Angiogenesis is important for tumor growth and metastasis. CLT1 (CGLIIQKNEC), a peptide that binds to tumor interstitial spaces in the presence of fibrin-fibronectin, has structural similarity to the anti-angiogenic β-sheet peptides anastellin and anginex. This similarity is reflected in the ability of CLT1 to form co-aggregates with fibronectin that induce an unfolded protein response and cause autophagic cell death in proliferating endothelial cells. CLT1 cytotoxicity is mediated at least in parts by a novel CLT1 binding protein, Chloride Intracellular Channel 1 (CLIC1), which promotes internalization of CLT1-fibronectin co-aggregates in a mechanism that depends on the LIIQK amino acid sequence of CLT1. LIIQK encompasses amino acid residues relevant for CLT1 binding to CLIC1 and in addition, facilitates the formation of CLT1-fibronectin co-aggregates, which in turn promote translocation of CLIC1 to the endothelial cell surface through ligation of integrin αvβ3. Paralleling the in vitro results, we found that CLT1 co-localizes with CLIC1 and fibronectin in angiogenic blood vessels in vivo, and that CLT1 treatment inhibited angiogenesis and tumor growth. Our findings show that CLT1 is a new anti-angiogenic compound, and its mechanism of action is to form co-aggregates with fibronectin, which bind to angiogenic endothelial cells through integrins, become internalized through CLIC1 and elicit a cytotoxic unfolded protein response. The simple structure and high potency of CLT1 make it a potentially useful compound for anti-angiogenic treatments.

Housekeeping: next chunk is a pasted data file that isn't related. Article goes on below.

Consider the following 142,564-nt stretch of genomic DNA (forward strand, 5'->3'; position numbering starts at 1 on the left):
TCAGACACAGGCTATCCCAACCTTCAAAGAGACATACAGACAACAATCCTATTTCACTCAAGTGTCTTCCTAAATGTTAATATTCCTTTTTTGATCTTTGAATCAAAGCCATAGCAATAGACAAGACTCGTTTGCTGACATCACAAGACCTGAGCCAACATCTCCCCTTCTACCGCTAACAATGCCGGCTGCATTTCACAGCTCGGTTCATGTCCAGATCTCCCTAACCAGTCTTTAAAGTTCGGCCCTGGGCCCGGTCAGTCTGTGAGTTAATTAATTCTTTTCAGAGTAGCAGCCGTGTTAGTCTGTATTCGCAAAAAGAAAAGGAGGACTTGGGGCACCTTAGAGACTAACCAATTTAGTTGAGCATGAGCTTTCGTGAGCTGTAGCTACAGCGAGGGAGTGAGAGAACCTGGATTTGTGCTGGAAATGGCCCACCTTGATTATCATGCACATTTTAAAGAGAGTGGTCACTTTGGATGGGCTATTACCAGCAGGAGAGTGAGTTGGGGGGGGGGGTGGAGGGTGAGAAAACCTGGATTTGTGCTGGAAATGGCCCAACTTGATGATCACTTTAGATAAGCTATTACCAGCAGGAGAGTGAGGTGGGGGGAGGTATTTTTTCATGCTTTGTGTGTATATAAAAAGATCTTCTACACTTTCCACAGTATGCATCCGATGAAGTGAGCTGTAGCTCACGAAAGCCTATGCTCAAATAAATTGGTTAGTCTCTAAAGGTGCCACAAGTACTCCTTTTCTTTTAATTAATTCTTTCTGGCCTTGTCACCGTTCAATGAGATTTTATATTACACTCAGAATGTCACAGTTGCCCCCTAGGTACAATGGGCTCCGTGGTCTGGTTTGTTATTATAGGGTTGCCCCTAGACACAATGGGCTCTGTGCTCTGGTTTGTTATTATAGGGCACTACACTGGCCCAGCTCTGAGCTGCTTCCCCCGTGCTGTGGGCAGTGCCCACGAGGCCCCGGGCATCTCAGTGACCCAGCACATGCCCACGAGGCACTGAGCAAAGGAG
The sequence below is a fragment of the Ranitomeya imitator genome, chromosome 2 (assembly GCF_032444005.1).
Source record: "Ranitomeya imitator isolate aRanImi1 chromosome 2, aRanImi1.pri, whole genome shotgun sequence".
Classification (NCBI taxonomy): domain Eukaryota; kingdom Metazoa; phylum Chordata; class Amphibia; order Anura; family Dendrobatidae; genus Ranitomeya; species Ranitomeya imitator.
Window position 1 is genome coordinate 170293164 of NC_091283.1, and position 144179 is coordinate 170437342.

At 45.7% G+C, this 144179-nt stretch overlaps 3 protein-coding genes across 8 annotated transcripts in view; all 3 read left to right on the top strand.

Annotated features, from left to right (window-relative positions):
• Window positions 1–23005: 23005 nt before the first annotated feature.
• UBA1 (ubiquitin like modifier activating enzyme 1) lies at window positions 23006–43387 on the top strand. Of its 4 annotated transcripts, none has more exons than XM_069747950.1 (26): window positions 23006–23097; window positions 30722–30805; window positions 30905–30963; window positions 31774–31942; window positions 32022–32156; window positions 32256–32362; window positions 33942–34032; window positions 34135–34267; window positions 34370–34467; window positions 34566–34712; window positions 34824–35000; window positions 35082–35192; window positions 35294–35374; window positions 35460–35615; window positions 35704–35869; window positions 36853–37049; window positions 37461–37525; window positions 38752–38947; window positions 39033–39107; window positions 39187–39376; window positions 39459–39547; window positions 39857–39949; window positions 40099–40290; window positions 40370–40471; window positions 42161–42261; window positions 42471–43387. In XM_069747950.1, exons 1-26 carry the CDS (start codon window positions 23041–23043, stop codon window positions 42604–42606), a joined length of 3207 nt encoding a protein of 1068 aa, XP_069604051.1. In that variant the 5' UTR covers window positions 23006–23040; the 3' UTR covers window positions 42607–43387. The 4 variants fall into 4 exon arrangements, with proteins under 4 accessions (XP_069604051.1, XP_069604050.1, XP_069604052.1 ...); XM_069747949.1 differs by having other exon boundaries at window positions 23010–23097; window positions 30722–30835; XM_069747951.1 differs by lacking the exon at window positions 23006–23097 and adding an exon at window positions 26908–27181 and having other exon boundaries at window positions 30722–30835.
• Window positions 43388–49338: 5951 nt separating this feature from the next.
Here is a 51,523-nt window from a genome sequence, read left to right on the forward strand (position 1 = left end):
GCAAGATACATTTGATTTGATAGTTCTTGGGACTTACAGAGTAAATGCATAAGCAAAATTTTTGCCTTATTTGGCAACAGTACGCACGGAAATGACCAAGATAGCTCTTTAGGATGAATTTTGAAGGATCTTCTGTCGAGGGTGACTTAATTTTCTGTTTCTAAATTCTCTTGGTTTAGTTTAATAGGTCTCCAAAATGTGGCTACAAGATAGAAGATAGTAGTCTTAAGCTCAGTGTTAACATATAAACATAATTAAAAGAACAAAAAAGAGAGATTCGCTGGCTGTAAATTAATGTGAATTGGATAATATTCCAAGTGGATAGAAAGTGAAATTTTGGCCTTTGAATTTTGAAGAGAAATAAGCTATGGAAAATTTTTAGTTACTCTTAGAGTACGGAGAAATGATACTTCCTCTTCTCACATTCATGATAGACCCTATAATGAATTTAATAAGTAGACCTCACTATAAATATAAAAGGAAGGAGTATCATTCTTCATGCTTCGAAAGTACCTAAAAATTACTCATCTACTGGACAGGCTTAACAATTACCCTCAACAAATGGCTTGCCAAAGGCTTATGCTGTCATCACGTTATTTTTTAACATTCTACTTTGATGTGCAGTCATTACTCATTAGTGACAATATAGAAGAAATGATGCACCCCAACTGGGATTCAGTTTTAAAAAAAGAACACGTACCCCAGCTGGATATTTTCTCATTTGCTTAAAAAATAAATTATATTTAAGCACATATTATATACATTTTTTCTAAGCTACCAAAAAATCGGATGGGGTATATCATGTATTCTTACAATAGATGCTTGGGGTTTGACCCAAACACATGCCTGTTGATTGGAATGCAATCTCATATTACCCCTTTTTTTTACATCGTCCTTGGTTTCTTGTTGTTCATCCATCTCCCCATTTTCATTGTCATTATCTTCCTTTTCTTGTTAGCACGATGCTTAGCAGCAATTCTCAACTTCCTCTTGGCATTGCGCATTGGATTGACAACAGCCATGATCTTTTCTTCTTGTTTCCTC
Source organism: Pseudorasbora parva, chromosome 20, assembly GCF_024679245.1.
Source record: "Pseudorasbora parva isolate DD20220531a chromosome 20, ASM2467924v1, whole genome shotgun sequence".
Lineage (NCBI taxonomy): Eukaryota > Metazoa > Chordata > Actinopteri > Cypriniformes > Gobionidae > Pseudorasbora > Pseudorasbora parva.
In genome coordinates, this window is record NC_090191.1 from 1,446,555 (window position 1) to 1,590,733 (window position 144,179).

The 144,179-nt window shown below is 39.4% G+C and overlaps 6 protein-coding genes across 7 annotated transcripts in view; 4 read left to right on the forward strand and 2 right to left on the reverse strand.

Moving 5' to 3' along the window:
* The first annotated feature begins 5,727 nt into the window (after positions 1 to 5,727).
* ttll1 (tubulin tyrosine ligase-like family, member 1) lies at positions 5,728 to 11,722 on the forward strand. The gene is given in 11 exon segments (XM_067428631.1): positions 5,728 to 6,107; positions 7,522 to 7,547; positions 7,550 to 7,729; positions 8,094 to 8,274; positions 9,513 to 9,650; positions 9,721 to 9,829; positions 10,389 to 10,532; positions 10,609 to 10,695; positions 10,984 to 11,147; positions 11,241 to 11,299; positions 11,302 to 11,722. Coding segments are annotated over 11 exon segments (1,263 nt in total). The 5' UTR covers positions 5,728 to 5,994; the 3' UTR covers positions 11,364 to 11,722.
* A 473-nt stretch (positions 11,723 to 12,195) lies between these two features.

PMCID: PMC3320048  PMID: 22203240
CLT1; fibronectin; chloride intracellular channel 1; angiogenesis; integrin
13.  Quantitative Proteomics Reveal ATM Kinase-dependent Exchange in DNA Damage Response Complexes 
Journal of proteome research  2012;11(10):4983-4991.
ATM is a protein kinase that initiates a well-characterized signaling cascade in cells exposed to ionizing radiation (IR). However, the role for ATM in coordinating critical protein interactions and subsequent exchanges within DNA damage response (DDR) complexes is unknown. We combined SILAC-based tandem mass spectrometry and a subcellular fractionation protocol to interrogate the proteome of irradiated cells treated with or without the ATM kinase inhibitor KU55933. We developed an integrative network analysis to identify and prioritize proteins that were responsive to KU55933, specifically in chromatin, and that were also enriched for physical interactions with known DNA repair proteins. This analysis identified 53BP1 and annexin A1 (ANXA1) as strong candidates. Using fluorescence recovery after photobleaching, we found that the exchange of GFP-53BP1 in DDR complexes decreased with KU55933. Further, we found that ANXA1 knockdown sensitized cells to IR via a mechanism that was not potentiated by KU55933. Our study reveals a role for ATM kinase activity in the dynamic exchange of proteins in DDR complexes and identifies a role for ANXA1 in cellular radioprotection.
PMCID: PMC3495236  PMID: 22909323
DNA damage response; ATM; 53BP1
14.  Identification of Potential Protein Targets of Isothiocyanates by Proteomics 
Chemical research in toxicology  2011;24(10):1735-1743.